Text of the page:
Masters of Horror:  Family DVD (click for larger image)Meanwhile, Celia and David aren’t quite what they appear to be either. There’s a definite undercurrent of stress between the two of them, and when David disappears toward the end of the story, the audience is kept guessing as to what exactly is going on and who is setting up whom. In his commentary Hanley discusses at some length the difference between the twist ending of “Family” and the flip that he sets up so brilliantly in Frailty. To avoid spoiling the experience for yourself, if you haven’t seen this film yet, make sure you watch it all the way through once prior to listening to the commentary. A lot of times stories with twist type endings have zero replay value, but in the case of “Family” a second viewing is definitely in order. Once you know how things are going to turn out, it’s a real treat to go back and watch it all unfold with not a single misstep. Things alluded to by Celia and David become crystal clear, and by the end your sympathies are sure to have switched from one character to another at least a couple of times. This follow-up to Frailty, one of my all-time favorite films, may not be as fulfilling overall as its predecessor, but it shows that Hanley isn’t just a one-trick pony. His next foray into our genre can’t come soon enough for this reviewer.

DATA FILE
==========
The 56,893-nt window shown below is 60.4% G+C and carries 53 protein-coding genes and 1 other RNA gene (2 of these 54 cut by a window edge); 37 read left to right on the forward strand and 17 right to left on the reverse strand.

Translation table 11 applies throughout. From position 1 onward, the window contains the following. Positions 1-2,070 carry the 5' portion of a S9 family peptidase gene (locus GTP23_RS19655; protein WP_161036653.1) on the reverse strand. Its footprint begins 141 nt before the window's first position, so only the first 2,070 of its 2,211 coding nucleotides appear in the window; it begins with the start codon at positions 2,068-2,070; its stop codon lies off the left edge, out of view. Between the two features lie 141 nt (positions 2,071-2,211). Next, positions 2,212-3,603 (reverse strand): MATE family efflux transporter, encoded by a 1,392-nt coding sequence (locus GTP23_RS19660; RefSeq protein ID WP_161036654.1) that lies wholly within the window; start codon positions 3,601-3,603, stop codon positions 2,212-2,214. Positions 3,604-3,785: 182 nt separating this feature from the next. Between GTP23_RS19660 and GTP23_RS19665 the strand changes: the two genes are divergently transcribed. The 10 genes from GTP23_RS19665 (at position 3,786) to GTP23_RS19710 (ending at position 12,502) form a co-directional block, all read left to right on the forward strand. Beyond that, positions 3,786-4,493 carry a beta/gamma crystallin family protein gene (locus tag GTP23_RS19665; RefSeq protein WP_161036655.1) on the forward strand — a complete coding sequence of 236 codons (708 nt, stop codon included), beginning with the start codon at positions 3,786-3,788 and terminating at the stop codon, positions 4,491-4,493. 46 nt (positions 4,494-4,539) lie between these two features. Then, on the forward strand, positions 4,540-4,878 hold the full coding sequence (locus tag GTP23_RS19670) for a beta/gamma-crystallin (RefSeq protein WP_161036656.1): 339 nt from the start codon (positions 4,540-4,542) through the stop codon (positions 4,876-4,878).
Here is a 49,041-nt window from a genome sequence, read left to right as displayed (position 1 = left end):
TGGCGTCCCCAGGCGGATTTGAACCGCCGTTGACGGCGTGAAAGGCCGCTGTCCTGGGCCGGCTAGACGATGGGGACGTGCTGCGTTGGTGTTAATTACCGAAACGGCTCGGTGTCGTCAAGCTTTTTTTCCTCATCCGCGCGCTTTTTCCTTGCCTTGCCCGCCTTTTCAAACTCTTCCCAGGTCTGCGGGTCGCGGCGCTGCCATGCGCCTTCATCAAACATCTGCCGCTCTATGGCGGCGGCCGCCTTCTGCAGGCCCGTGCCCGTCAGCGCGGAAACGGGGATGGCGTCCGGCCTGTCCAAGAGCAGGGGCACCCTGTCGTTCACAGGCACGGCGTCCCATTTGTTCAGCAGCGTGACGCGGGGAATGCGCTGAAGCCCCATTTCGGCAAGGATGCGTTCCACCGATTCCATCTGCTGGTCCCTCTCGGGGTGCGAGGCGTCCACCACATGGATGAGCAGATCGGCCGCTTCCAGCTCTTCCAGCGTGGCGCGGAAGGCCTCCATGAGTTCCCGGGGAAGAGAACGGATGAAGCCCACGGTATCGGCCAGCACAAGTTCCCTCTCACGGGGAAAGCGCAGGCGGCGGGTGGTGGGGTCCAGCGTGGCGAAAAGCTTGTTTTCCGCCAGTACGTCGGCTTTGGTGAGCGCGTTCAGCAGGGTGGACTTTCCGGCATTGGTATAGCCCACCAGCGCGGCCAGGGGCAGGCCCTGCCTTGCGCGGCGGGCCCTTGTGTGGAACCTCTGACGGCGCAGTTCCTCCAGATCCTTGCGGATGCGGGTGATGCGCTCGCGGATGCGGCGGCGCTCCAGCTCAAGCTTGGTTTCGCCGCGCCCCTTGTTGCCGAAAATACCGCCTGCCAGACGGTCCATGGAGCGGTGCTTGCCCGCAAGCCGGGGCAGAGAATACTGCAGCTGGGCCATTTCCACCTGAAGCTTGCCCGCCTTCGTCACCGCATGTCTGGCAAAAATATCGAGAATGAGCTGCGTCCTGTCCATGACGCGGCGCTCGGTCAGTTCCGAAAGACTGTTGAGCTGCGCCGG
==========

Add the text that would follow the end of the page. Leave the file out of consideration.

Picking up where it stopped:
And it’s not just on paper where Hanley shines. His commentary for “Family” is totally engaging as he covers a wide range of topics from his recent conversion from renter to homeowner to his initial reaction upon hearing that George Wendt would be playing Harold (he is a huge Cheers fan but wrote the part with William H. Macy in mind) to how heavily “Family” was influenced by Hitchcock’s Psycho. He definitely seems to be the kind of guy with whom you’d like to share a few beers and sit out on your patio discussing movies and life in general. Due to other commitments he wasn’t able to participate in the production of “Family” at all, but as you’d expect with a guy like Landis at the helm, Hanley didn’t find much to complain about in the finished product. Every major point he had to make about fear and desire and the different forms of insanity is fleshed out to a t by Landis. They never engaged in the typical back-and-forth with notes that writers and directors so often fall victim to; instead they simply talked things through with Landis urging him to make it scarier.